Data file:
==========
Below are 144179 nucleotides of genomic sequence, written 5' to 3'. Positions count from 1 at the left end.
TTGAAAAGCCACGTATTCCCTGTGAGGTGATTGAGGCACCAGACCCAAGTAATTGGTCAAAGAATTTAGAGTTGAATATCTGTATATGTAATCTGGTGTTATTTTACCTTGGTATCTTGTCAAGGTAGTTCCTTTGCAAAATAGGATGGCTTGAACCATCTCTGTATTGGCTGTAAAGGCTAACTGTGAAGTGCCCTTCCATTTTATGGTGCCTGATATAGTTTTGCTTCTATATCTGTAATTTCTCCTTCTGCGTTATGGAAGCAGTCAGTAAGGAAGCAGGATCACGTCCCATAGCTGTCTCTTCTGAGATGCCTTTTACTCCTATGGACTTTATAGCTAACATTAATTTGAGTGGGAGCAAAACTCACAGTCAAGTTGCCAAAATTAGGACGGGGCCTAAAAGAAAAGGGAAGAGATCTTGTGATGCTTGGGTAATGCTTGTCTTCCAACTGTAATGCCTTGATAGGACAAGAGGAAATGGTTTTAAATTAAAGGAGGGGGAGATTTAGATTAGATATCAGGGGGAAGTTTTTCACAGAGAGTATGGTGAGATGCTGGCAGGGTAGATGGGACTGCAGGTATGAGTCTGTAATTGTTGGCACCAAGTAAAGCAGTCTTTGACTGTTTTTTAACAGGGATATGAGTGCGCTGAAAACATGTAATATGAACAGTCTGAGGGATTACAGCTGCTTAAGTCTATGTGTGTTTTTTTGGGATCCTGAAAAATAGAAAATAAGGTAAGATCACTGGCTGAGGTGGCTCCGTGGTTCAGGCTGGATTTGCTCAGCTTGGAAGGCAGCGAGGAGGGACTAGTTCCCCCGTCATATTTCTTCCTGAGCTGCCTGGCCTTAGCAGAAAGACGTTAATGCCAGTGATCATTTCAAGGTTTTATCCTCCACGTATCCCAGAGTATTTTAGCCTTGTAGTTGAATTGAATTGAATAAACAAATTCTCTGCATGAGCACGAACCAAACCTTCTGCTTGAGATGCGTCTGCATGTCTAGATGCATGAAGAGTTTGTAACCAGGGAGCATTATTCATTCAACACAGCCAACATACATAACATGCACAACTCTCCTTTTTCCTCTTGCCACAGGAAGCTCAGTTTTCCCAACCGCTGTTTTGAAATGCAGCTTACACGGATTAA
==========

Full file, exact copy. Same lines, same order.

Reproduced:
Below are 144179 nucleotides of genomic sequence, written 5' to 3'. Positions count from 1 at the left end.
TTGAAAAGCCACGTATTCCCTGTGAGGTGATTGAGGCACCAGACCCAAGTAATTGGTCAAAGAATTTAGAGTTGAATATCTGTATATGTAATCTGGTGTTATTTTACCTTGGTATCTTGTCAAGGTAGTTCCTTTGCAAAATAGGATGGCTTGAACCATCTCTGTATTGGCTGTAAAGGCTAACTGTGAAGTGCCCTTCCATTTTATGGTGCCTGATATAGTTTTGCTTCTATATCTGTAATTTCTCCTTCTGCGTTATGGAAGCAGTCAGTAAGGAAGCAGGATCACGTCCCATAGCTGTCTCTTCTGAGATGCCTTTTACTCCTATGGACTTTATAGCTAACATTAATTTGAGTGGGAGCAAAACTCACAGTCAAGTTGCCAAAATTAGGACGGGGCCTAAAAGAAAAGGGAAGAGATCTTGTGATGCTTGGGTAATGCTTGTCTTCCAACTGTAATGCCTTGATAGGACAAGAGGAAATGGTTTTAAATTAAAGGAGGGGGAGATTTAGATTAGATATCAGGGGGAAGTTTTTCACAGAGAGTATGGTGAGATGCTGGCAGGGTAGATGGGACTGCAGGTATGAGTCTGTAATTGTTGGCACCAAGTAAAGCAGTCTTTGACTGTTTTTTAACAGGGATATGAGTGCGCTGAAAACATGTAATATGAACAGTCTGAGGGATTACAGCTGCTTAAGTCTATGTGTGTTTTTTTGGGATCCTGAAAAATAGAAAATAAGGTAAGATCACTGGCTGAGGTGGCTCCGTGGTTCAGGCTGGATTTGCTCAGCTTGGAAGGCAGCGAGGAGGGACTAGTTCCCCCGTCATATTTCTTCCTGAGCTGCCTGGCCTTAGCAGAAAGACGTTAATGCCAGTGATCATTTCAAGGTTTTATCCTCCACGTATCCCAGAGTATTTTAGCCTTGTAGTTGAATTGAATTGAATAAACAAATTCTCTGCATGAGCACGAACCAAACCTTCTGCTTGAGATGCGTCTGCATGTCTAGATGCATGAAGAGTTTGTAACCAGGGAGCATTATTCATTCAACACAGCCAACATACATAACATGCACAACTCTCCTTTTTCCTCTTGCCACAGGAAGCTCAGTTTTCCCAACCGCTGTTTTGAAATGCAGCTTACACGGATTAA